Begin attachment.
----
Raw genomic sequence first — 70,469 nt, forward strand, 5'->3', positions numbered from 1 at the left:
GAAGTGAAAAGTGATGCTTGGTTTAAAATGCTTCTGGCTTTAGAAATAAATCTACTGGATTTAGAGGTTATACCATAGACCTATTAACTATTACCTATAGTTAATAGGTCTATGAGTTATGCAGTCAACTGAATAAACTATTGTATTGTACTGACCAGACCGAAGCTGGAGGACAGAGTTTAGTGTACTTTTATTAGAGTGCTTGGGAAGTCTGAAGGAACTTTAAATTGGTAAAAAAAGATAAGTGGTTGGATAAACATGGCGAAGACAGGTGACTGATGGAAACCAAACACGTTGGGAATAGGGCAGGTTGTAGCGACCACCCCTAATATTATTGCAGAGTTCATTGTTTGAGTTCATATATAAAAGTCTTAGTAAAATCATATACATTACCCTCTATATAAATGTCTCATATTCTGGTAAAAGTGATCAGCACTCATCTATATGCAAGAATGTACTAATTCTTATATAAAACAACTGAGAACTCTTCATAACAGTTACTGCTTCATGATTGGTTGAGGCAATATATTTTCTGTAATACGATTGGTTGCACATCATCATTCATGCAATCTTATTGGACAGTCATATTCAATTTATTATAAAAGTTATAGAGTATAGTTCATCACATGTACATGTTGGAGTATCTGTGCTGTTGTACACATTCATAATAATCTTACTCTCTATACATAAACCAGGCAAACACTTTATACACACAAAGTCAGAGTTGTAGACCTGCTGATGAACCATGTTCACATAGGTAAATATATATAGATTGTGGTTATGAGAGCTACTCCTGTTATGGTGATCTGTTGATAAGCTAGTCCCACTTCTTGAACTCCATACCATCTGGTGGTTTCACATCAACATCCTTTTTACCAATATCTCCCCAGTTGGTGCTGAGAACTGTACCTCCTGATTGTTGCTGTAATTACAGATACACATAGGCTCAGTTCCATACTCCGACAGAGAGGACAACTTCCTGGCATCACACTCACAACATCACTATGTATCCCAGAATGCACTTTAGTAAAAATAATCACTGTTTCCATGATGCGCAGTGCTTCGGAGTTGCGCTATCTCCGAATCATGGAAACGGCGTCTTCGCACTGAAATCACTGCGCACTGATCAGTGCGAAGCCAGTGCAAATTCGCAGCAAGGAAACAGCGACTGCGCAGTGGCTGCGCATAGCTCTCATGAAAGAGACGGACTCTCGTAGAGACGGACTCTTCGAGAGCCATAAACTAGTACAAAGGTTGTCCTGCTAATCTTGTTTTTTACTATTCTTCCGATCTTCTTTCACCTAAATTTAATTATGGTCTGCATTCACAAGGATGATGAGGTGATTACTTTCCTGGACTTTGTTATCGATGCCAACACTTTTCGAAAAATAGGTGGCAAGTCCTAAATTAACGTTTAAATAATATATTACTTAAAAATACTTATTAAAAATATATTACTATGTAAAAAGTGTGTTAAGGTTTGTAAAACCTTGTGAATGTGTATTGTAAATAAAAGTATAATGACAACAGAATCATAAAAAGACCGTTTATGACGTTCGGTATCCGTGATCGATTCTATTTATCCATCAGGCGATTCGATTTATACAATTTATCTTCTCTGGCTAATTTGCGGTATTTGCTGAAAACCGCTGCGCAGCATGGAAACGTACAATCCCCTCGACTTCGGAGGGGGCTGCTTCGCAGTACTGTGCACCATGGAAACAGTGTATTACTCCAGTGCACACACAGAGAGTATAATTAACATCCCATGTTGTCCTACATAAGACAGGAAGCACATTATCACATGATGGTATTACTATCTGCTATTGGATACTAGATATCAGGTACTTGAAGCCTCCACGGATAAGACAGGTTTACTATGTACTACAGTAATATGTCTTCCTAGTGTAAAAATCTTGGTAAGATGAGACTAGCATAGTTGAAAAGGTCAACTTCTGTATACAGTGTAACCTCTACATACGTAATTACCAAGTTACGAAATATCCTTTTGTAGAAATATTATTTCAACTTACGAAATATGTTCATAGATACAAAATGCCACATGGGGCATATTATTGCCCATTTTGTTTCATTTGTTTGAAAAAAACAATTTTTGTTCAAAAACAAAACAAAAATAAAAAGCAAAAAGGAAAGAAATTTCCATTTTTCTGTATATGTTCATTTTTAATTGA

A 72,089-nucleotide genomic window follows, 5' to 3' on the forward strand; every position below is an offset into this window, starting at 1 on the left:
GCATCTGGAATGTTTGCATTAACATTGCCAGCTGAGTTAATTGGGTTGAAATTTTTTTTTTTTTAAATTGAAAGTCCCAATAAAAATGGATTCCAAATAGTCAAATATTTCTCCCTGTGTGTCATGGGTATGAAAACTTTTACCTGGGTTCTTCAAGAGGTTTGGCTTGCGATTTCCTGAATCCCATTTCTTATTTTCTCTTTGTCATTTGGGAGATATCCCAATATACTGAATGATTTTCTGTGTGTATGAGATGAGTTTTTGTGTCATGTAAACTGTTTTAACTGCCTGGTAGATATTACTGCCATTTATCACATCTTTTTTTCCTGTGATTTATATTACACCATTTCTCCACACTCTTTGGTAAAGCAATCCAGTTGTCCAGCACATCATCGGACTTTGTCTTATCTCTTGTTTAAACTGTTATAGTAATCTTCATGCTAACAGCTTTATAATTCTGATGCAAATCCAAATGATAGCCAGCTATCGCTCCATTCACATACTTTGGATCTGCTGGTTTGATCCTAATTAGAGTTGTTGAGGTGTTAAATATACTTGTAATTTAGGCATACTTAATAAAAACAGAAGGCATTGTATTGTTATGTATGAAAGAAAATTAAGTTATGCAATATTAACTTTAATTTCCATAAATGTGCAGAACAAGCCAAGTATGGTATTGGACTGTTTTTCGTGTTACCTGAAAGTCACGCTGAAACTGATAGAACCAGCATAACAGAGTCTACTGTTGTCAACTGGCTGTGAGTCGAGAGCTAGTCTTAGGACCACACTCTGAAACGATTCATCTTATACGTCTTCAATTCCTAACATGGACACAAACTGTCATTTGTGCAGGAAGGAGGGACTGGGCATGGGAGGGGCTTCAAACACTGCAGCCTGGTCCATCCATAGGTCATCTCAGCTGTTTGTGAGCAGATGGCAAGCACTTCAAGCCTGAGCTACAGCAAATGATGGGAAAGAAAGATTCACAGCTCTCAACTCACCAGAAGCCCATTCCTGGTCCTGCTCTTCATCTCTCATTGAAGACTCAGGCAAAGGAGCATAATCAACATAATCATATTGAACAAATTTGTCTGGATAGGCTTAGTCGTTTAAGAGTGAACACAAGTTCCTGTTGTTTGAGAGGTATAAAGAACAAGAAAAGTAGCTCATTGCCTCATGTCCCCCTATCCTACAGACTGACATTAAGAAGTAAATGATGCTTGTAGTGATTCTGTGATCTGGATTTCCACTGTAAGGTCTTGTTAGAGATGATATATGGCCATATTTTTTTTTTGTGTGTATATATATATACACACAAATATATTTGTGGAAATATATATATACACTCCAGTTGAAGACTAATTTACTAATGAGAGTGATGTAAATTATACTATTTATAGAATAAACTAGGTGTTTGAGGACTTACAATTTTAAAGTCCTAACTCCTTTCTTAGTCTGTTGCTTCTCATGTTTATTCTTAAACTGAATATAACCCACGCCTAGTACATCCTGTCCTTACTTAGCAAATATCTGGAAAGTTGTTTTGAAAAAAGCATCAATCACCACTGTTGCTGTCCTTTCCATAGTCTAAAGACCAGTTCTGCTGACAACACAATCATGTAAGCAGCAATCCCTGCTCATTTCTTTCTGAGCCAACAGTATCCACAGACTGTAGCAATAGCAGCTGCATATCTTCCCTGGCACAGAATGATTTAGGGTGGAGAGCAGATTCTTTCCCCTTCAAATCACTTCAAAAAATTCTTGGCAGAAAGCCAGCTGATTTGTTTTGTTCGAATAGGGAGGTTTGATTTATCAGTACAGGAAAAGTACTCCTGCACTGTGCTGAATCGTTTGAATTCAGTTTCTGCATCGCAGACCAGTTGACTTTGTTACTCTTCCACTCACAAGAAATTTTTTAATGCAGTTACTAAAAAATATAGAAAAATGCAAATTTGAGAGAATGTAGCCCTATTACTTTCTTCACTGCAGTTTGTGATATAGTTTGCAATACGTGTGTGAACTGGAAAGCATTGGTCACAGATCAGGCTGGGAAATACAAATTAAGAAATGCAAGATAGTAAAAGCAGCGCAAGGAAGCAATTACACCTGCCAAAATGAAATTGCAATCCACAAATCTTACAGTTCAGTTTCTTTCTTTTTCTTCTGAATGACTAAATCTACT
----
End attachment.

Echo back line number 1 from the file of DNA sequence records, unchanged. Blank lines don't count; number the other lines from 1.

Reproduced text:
Raw genomic sequence first — 70,469 nt, forward strand, 5'->3', positions numbered from 1 at the left: